Breaking a mirror will bring you seven years of bad luck.
It's obviously unlucky, or at the least careless, to have broken a mirror but seven years of doom seems a tough price to pay. Luckily one can apparently take countermeasures. It is thought that either grinding the shards of broken mirror glass into powder, or touching a gravestone with a shard will undo the bad luck. Phew! That's OK then.

Touching wood will ward off bad luck.
Except that knowing my luck I'd get a splinter in my finger.

Opening an umbrella indoors will bring you bad luck.
This is a bit tough if you work as a tester in an umbrella factory. There are various myths surrounding this. One tells the tale of an ancient Roman woman who opened her umbrella indoors just before her house collapsed. I'll save the others for a rainy day.

To wrap this up, I'm grateful to Jamie Frater for this list of even dafter superstitions:

1. A bird in the house is a sign of a death.
2. A loaf of bread should never be turned upside down after a slice has been cut from it.
3. Never take a broom with you when you move. Throw it out and buy a new one.
4. If the first butterfly you see in the year is white, you will have good luck all year.
5. If a black cat walks towards you, it brings good fortune, but if it walks away, it takes the good luck with it.
6. An acorn at the window will keep lightning out.
7. A dog howling at night when someone in the house is sick is a bad omen.
8. It’s bad luck to leave a house through a different door than the one used to come into it.
9. A horseshoe hung in the bedroom will keep nightmares away.
10. If you catch a falling leaf on the first day of autumn you will not catch a cold all winter.
11. If a mirror in the house falls and breaks by itself, someone in the house will die soon.
12. Dropping an umbrella on the floor means that there will be a murder in the house.
13. All windows should be opened at the moment of death so that the soul can leave.
14. If the groom drops the wedding band during the ceremony, the marriage is doomed.
15. To dream of a lizard is a sign that you have a secret enemy.
16. If a friend gives you a knife, you should give him a coin, or your friendship will soon be broken.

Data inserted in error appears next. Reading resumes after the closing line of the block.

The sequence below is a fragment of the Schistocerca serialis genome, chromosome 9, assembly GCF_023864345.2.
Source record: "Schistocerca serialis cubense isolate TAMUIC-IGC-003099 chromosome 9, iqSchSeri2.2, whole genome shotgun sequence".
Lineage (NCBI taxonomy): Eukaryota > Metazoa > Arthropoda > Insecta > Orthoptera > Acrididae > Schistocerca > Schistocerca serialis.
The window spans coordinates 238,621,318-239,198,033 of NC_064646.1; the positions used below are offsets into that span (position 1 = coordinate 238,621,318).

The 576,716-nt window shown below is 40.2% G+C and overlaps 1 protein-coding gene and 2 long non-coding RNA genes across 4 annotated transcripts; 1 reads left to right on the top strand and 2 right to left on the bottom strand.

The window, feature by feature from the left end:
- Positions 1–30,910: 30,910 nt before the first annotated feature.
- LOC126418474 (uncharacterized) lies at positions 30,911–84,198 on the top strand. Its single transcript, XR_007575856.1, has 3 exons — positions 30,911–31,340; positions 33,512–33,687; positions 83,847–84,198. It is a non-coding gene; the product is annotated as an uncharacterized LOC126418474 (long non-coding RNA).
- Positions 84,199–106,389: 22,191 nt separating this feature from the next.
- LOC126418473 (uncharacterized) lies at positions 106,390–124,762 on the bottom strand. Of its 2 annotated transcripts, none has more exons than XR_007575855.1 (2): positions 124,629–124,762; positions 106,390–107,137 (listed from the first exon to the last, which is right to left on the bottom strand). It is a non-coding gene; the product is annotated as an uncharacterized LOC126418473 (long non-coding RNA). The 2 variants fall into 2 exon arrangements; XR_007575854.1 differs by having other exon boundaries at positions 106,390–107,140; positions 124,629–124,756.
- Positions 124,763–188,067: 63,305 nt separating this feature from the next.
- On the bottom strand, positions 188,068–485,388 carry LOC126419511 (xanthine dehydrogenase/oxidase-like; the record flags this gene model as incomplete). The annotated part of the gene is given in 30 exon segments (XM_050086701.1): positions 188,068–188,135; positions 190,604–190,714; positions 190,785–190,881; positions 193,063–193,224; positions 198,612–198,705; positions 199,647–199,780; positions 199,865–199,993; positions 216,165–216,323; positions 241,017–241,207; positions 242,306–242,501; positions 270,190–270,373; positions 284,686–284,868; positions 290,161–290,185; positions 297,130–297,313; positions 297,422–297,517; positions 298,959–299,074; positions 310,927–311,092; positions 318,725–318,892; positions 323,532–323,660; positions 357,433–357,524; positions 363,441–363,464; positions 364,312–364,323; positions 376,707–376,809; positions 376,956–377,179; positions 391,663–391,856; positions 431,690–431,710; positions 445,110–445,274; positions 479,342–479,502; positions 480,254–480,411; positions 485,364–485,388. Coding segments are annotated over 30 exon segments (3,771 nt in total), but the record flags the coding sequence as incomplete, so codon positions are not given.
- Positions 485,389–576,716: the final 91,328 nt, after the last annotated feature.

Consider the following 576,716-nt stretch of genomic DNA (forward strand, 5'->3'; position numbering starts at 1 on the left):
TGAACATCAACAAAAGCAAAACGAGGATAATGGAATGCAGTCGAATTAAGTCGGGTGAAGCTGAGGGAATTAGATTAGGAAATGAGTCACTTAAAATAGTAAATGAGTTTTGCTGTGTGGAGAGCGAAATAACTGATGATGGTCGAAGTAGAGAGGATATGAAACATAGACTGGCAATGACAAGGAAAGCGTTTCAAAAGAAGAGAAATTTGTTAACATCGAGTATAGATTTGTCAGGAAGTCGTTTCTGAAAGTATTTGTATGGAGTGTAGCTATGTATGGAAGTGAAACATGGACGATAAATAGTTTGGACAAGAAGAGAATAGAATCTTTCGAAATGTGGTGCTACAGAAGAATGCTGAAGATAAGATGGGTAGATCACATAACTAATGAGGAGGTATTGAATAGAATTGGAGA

17. You should never start a trip on Friday or you will meet misfortune.
18. Dream of running: a sign of a big change in your life.
19. If a clock which has not been working suddenly chimes, there will be a death in the family.
20. It is bad luck to light three cigarettes with the same match.

Well "fingers crossed" none of these happen to us.

Wednesday, 11 September 2013


Let's be honest. Not all 'wise' old sayings are true. They don't necessarily have any wisdom within.

For instance - "You can't have your cake and eat it". How stupid is that? If I've just bought myself a tasty chocolate eclair what am I going to do with it other than eat it? I can promise you no-one else is going to eat it but me. The saying is trying to say 'you can't have it both ways' but this is a pretty daft way of phrasing it.

Then there's "Children should be seen and not heard". How Victorian is that? With most kids today the only way you're going to achieve this is by taping up their mouths.

Then you have the ones which disagree with each other like "Look before you leap" and "He who hesitates is lost". To dither or not to dither - that is the question.

Finally we have "An apple a day keeps the doctor away". Rubbish. I tried leaving an apple at the doctor's surgery every day for a month. He was round at my place complaining as soon as he discovered it was me who kept cluttering up his surgery with them.

Sunday, 8 September 2013


In which I extract the poetry from well-known songs.

Just to prove that I am alive to the current music scene I'd like to share the poignant words of a song by 'Passenger', a British singer/songwriter who wrote what is surely a piece of pure poetry.

Most of us have experienced the end of a love affair at some point in our lives. I used to play songs on repeat as I tortured my soul about the break-up. This song would have done the job admirably.